Then I walked up to the attic.  Just as the attic in Bulloch Hall, it was rather large.  It was filled with a great variety of items, old, quaint, cute, shabby, broken and almost new.

Walking back downstairs I stopped on several steps to look at three lovely paintings.

The late Sylvia Hansell was an an accomplished artist.  Her paintings hang in some regional art galleries and in private collections.  In addition to the stairwell her paintings were being offered for sale throughout Mimosa Hall.

As I was ready to leave one of the sales associates announced that there was now a 25% discount on all items.  In addition to the book I had already selected there were two other objects I liked - a lamp in the attic, with a long and narrow unusual lampshade and one of Ms. Hansell's paintings.  I was told she painted it in the Mimosa Hall gardens.  The colors were soft and bright at the same time, in hues of lilac, purple and blue.  So I left with my three purchases.  I was also very pleased to have had the chance to visit this historic home.

UPDATE !
June 18, 2016 - I just found out that Mimosa Hall, the family home of the Hansell family for six generations, has been placed on the market.  It is listed at $3,850.000 with 4 bedrooms, 3 1/2 baths, a double parlor, 6,308 interior square feet, 10 fireplaces, and heart-of-pine floors throughoutA swimming pool, a barn and century old trees are included in the 9 acres of beautiful gardens.


When I read that 21 acres of adjoining woods are also for sale it scared me.  I just hope developers are not going to turn Mimosa Hall and Bulloch Hall into the center of new condominiums.  Selling lots around these historic homes to build gaudy, fake castles or ugly ego-busting McMansions would be a disaster for elegant Roswell (apart from the $ obtained ...) - let's hope not!

Yesterday, June 17, 2016, I published a post and at the end of it I and explained the differences between the commonly known mimosa tree in the Southern US states and the mimosa tree in the Provence area of France, with pictures.  Please click here to read it.

30 comments:

rosaria williams said...

I'd spend the whole day, and the next, just rambling through the place, savoring each decor, appreciating the small and big things that spoke of a past life. It's a bit like walking through a museum.

Helen said...

My son lived in Roswell quite close to the downtown historic area for fifteen years ~~ I enjoyed touring all ot the lovely homes during visits. He lives in the Denver area now, a completely different kind of visit but just as delightful! Happy Sundsy.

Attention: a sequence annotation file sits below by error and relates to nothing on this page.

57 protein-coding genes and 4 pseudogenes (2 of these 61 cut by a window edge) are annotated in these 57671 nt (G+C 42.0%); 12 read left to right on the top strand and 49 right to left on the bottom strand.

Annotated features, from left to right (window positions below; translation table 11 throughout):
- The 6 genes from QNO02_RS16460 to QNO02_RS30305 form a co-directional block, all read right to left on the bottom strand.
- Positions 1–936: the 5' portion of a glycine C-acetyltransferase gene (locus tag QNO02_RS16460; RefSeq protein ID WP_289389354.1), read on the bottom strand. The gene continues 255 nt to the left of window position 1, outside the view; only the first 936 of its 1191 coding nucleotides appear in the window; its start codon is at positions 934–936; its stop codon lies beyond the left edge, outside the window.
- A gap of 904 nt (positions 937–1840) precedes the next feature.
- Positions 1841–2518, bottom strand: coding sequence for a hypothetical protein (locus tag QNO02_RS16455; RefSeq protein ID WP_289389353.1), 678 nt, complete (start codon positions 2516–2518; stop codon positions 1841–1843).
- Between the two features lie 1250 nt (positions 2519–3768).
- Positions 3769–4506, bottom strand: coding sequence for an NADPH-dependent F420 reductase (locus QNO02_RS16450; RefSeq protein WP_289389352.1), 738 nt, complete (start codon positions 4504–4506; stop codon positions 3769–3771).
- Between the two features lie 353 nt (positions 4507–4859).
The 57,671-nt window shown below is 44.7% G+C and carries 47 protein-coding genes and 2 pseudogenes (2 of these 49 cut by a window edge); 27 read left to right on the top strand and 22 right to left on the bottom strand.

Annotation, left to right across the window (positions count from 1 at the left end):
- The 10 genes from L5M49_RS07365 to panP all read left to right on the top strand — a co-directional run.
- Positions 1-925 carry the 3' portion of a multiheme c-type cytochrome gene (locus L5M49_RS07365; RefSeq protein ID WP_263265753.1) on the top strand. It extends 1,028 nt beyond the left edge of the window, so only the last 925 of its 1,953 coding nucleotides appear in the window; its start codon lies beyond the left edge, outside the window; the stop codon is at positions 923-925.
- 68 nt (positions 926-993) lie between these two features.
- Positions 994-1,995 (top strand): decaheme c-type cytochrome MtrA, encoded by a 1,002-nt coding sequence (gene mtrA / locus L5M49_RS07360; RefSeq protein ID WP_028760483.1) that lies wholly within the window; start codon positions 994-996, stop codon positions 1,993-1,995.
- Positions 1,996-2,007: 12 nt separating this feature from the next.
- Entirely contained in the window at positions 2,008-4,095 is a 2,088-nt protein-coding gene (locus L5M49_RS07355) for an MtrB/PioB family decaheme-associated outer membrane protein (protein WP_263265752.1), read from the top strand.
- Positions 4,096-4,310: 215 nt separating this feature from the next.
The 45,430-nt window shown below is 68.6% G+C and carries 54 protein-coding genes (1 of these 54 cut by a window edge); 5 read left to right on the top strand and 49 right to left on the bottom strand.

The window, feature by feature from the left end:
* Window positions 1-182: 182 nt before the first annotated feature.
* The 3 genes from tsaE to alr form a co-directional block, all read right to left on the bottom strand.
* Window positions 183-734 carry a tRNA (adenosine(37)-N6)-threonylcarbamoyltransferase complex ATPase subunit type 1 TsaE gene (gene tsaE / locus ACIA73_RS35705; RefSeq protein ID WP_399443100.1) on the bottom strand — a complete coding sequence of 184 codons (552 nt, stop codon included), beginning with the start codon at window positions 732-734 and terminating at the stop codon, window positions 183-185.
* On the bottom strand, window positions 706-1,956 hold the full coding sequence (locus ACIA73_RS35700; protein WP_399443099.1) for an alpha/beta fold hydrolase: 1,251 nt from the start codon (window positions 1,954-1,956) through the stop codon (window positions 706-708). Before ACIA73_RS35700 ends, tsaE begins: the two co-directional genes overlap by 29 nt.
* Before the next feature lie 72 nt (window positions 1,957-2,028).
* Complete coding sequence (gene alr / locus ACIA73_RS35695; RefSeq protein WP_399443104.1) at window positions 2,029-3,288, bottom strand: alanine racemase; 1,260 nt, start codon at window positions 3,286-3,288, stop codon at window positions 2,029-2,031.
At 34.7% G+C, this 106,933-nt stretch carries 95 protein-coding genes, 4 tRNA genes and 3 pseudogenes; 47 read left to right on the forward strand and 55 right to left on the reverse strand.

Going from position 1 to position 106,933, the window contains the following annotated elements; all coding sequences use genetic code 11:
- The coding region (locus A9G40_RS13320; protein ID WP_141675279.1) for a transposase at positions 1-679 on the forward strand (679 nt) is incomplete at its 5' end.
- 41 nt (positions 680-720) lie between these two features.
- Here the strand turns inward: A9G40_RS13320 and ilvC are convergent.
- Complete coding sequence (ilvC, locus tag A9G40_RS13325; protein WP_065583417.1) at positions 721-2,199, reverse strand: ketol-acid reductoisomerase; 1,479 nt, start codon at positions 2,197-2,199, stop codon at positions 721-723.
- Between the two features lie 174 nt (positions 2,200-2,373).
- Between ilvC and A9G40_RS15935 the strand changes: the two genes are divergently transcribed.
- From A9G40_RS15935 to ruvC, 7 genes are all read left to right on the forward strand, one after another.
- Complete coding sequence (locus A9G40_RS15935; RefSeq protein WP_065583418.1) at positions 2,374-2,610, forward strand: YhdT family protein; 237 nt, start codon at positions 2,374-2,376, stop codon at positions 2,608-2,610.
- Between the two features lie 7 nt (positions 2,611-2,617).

OldLady Of The Hills said...

What an interesting history this house has....! As always, you make a place come alive with your pictures and commentary.
That is such an unusual Lamp Shade---I don't think I have ever seen one like it, or even close to it! You made three great purchases, my dear!

David said...

Vagabonde, Now that's what I call a house sale! Some very nice things for sale... I'm glad we didn't live close to this home or I might have been in trouble re: my wife purchasing a few items... Roswell was quite forward thinking when it purchased those beautiful homes! Take Care, Big Daddy Dave

Marie-Anne said...

Quelle chance de pouvoir visiter une aussi belle maison historique et de pouvoir acheter quelques objets par la meme occasion!
Bises et bonne semaine!!!!!

The Broad said...

My goodness what a lot to look at perchance to buy!Congratulations on your purchases -- you chose very well.

bayou said...

Hello Vagabonde, what a great house to visit and items to look at! Exactly my cup of tea :-). Sad, that the date was not so well chosen to have more visitors. How odd to read that the house burned down on the 'housewarming' evening :-O - totally ironic, must have been dreadful to be a guest and watch that drama. I love the dolls house and do perfectly understand that you loved this painting. It reminds me very much of french impressionists. Beautiful colours as well!

Starting Over, Accepting Changes - Maybe said...

What a wonderful and interesting estate sale that was. Just being able to go in and walk around the history of the place must have been a thrill.

Nadezda said...

Vagabonde, you made a great choice: this painting is awesome, something of impressionists, I think it cost a lot of money. I also would buy plate, toys and books. I liked the front garden of Mimosa hall, with old trees.